Cindy Booher, another committee member, agreed with Feezel.

“When I got to college, I was so behind. Because of the limited resources, our children are at a disadvantage.

“We need to give them kind of a step up,” she said.

At Thursday’s meeting, another committee member, Brad Smith, who is a sixth-grade teacher at St. Elmo, said, “There are always challenges in education. One of the challenges is, how do we find a way to best educate our kids.

“Consolidation, as with any merger, takes a leap of faith. We have made every effort to study this objectively, outling risks as well as benefits, so that voters can make an informed choice,” Smith said.

“Both communities are committed to a strong and high-performing school system, and we should be thankful for that. I ask you, respectfully, to be an informed voter,” he said.

“The compelling question throughout has always been, and always will be, is it good for the kids?

“It is our responsibility to provide our students with the best education that is humanly and financially possible. That is our goal.

“And I believe the plan that has been developed is responsible in that way – and offers the opportunity to move St. Elmo and Brownstown districts forward to achieve our goal,” Smith said.

“Please, don’t vote on emotion – there’s too much at stake for our children,” Smith said.

One of the decisions made by the Committee of Ten was having the board members for the newly formed district chosen through an at-large set up, as opposed to having seven subdistricts, with one board member elected from each subdistrict.

That decision was questioned by several attending the meetings, and Dean Buzzard, co-chairman of the committee, explained the group’s logic.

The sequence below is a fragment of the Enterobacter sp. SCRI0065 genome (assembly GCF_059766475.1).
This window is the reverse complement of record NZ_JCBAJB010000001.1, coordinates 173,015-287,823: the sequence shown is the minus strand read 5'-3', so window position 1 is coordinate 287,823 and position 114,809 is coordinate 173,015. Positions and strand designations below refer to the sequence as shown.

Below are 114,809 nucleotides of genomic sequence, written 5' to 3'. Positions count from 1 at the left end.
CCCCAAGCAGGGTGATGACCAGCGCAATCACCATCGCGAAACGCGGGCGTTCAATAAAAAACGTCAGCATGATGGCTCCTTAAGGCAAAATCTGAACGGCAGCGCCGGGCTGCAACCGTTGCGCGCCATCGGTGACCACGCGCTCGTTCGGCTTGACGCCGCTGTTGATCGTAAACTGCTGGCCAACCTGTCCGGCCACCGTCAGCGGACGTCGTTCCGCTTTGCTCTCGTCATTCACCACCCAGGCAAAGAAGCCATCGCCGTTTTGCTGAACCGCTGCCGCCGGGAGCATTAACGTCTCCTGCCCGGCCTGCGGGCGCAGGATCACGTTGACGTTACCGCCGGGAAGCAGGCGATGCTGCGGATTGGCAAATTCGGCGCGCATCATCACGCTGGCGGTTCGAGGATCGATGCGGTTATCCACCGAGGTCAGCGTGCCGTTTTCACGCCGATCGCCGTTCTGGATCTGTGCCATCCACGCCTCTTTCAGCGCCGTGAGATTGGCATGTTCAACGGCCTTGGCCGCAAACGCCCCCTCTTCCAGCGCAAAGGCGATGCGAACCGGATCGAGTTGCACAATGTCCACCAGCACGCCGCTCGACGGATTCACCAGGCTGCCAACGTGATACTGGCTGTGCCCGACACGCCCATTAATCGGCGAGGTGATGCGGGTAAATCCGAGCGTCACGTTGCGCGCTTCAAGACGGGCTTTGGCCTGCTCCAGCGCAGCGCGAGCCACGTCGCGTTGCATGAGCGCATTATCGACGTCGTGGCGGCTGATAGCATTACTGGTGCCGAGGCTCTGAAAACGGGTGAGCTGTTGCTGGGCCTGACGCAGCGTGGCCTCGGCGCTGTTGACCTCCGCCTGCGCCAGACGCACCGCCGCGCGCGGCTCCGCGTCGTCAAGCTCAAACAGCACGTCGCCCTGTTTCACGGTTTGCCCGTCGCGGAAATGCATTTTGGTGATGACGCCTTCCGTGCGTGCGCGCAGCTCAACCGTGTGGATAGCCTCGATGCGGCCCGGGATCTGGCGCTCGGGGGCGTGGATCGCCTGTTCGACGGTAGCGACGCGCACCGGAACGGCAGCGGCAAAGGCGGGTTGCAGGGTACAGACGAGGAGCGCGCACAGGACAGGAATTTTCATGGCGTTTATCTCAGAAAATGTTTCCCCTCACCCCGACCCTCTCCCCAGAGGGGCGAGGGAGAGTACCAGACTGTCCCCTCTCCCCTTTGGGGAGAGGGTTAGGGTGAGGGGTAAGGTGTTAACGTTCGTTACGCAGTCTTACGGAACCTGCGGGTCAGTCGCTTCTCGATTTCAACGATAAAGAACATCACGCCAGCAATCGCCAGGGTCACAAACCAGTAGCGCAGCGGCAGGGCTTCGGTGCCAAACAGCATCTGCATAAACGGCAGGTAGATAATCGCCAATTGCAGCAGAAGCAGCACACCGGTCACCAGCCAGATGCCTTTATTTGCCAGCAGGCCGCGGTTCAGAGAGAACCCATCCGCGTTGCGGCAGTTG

If the district were to go with subdistricts, Buzzard said, the residents of that subdistrict would be able to vote on filling one of the seven seats. With the at-large setup, he said, the residents of the two districts have more of a choice in picking seven board members.

When several Brownstown residents voiced concern about St. Elmo, which has more residents, having up to seven board members, Buzzard and Feezel said that residents can be a valuable part of the selection process by both agreeing to run as candidates and making sure they go to the polls on election day.

Regardless of the board makeup, Feezel said, the members of the new board will be focused on good decisions for all students, instead of trying to give preference to one community over the other.

“If they try to do something that would hurt your kid, they would also be hurting their kids,” Feezel said.

The committee was also asked whether the consolidation would allow the students in the new high school to earn dual (high school and college) credits, which would give them a head start on their post-secondary education.

Philpot and Slover said consolidation would not provide that benefit because the new district, like the Brownstown and St. Elmo districts, are within the Lake Land College District. Lake Land, they said, have more stringent requirements for dual credits than do most other community colleges, including Kaskaskia College.

“There’s nothing we can do about that, and consolidation won’t change that,” Slover said.

The committee was asked several times whether some non-certified staff members would lose their jobs as a result of the consolidation.

“There is always a question whether a new district would employ everybody,” Philpot said.

“We are in tremendous hopes that we can handle this through attrition (retirements),” she said.

“These jobs are union-driven, and we cannot stand here and tell you what those new contracts would be,” Philpot said. “That would be up to the new board.”

The Committee of Ten met on Wednesday evening, with the action including the setting of a second round of informational meetings.

The committee will meet on Feb. 24 to prepare for those meetings, which will be held at 7 p.m. on Thursday, March 5, in the Brownstown Elementary School cafeteria and at 9 a.m. on Saturday, March 7, in the St. Elmo Elementary School cafeteria.

At those meetings, Philpot said, the committee hopes to present more detailed financial and curriculum information, as well as the actual wording that will appear on the April 7 ballot.